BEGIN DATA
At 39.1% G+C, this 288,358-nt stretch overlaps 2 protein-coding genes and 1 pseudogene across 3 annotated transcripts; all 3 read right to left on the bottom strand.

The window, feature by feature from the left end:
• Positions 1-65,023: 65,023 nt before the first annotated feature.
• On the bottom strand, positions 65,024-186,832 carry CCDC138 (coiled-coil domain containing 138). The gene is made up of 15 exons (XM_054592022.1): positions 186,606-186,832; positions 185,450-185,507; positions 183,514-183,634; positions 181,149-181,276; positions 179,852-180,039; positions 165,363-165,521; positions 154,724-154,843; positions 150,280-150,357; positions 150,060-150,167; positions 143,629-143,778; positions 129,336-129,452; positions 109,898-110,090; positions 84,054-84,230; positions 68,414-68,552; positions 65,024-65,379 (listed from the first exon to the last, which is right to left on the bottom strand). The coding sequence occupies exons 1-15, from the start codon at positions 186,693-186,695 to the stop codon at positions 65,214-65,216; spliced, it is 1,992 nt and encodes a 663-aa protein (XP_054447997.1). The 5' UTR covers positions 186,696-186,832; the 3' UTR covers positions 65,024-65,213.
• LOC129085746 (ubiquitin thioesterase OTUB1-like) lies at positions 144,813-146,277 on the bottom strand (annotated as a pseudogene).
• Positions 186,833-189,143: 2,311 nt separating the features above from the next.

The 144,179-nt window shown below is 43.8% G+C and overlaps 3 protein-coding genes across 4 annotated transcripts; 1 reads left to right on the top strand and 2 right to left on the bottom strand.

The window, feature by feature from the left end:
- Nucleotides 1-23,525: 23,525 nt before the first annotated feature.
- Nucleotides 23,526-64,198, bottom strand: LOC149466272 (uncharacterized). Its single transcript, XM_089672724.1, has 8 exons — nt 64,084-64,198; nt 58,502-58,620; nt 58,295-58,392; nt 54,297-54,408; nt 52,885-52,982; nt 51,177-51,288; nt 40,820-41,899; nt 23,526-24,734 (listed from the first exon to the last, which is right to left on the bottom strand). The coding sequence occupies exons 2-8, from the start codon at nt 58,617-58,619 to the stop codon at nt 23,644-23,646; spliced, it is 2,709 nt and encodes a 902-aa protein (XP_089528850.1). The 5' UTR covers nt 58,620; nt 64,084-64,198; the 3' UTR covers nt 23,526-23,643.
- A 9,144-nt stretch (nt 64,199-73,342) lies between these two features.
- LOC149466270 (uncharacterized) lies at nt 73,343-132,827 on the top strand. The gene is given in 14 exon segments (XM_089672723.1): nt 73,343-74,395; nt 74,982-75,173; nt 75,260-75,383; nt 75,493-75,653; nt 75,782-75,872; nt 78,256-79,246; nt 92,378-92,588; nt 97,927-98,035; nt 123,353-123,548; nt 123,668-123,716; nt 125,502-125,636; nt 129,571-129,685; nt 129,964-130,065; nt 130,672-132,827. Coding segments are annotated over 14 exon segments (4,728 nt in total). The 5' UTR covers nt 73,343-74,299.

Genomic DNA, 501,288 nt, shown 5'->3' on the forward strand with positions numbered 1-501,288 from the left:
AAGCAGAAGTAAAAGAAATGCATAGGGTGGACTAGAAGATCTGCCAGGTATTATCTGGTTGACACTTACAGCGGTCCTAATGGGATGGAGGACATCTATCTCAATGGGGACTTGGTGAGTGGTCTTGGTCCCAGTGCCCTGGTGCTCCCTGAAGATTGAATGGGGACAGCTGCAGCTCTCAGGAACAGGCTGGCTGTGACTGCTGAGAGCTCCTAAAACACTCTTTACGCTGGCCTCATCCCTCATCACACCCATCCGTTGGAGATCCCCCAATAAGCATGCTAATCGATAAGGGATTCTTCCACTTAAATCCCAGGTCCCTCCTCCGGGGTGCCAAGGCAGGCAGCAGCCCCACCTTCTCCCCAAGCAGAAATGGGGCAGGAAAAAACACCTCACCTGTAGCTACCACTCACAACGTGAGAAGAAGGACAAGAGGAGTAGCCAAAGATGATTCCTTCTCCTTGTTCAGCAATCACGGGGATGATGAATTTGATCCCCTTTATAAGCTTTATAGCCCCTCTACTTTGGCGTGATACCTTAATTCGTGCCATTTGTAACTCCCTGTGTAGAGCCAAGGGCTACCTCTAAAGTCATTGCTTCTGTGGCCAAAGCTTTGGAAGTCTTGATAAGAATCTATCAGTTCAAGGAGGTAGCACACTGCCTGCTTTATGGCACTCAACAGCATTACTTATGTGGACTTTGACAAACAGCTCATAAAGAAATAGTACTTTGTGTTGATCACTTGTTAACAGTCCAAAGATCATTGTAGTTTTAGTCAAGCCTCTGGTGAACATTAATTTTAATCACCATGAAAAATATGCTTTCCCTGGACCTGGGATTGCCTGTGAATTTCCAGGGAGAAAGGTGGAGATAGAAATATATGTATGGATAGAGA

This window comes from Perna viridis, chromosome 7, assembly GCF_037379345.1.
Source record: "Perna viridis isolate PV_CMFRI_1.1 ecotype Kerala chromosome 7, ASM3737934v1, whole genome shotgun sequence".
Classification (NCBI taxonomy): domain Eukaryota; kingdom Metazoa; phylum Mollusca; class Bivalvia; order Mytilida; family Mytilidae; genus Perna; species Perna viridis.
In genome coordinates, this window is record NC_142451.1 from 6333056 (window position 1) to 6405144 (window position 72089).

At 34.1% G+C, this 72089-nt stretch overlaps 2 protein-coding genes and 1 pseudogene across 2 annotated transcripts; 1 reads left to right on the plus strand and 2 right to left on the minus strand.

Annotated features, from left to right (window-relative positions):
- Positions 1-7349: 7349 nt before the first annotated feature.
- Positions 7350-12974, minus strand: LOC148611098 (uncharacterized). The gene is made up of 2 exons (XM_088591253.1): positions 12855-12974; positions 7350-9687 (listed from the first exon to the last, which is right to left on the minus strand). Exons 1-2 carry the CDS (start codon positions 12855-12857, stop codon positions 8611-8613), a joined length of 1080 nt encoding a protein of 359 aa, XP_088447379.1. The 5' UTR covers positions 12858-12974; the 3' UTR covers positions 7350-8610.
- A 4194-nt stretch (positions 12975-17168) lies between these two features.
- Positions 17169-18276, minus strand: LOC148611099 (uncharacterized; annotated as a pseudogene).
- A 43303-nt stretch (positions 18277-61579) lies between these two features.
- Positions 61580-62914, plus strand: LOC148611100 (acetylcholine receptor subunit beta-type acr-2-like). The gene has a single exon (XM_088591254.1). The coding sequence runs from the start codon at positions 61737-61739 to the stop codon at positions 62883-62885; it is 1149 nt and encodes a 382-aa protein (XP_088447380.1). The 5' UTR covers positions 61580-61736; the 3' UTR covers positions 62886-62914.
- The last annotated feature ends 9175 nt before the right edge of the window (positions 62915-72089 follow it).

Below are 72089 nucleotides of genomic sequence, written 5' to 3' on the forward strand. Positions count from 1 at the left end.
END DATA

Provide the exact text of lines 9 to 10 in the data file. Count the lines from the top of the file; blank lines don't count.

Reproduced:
- Nucleotides 1-23,525: 23,525 nt before the first annotated feature.
- Nucleotides 23,526-64,198, bottom strand: LOC149466272 (uncharacterized). Its single transcript, XM_089672724.1, has 8 exons — nt 64,084-64,198; nt 58,502-58,620; nt 58,295-58,392; nt 54,297-54,408; nt 52,885-52,982; nt 51,177-51,288; nt 40,820-41,899; nt 23,526-24,734 (listed from the first exon to the last, which is right to left on the bottom strand). The coding sequence occupies exons 2-8, from the start codon at nt 58,617-58,619 to the stop codon at nt 23,644-23,646; spliced, it is 2,709 nt and encodes a 902-aa protein (XP_089528850.1). The 5' UTR covers nt 58,620; nt 64,084-64,198; the 3' UTR covers nt 23,526-23,643.